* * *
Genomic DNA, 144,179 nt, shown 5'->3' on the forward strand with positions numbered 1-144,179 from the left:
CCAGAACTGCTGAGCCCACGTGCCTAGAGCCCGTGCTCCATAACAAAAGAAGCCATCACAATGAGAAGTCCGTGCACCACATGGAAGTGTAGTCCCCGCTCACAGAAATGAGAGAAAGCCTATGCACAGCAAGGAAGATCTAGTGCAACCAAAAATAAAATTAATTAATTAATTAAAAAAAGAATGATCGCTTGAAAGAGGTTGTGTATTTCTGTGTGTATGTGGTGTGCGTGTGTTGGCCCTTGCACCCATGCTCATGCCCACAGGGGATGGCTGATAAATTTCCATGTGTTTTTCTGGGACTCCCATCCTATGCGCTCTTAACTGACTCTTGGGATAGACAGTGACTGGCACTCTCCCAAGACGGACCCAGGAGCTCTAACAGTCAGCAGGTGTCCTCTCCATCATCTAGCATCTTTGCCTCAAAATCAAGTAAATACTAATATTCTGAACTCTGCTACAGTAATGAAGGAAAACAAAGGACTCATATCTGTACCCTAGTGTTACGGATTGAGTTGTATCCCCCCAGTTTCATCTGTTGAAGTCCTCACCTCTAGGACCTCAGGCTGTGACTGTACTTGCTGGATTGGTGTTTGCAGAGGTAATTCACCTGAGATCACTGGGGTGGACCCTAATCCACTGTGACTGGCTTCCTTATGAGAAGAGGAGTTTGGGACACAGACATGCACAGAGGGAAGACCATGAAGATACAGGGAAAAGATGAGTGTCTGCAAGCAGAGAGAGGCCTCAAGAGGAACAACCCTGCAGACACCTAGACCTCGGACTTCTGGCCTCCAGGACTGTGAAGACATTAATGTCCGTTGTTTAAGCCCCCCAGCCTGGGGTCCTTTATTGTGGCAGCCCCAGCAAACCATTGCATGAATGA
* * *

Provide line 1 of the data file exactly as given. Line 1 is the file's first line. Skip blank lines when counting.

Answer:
Genomic DNA, 144,179 nt, shown 5'->3' on the forward strand with positions numbered 1-144,179 from the left: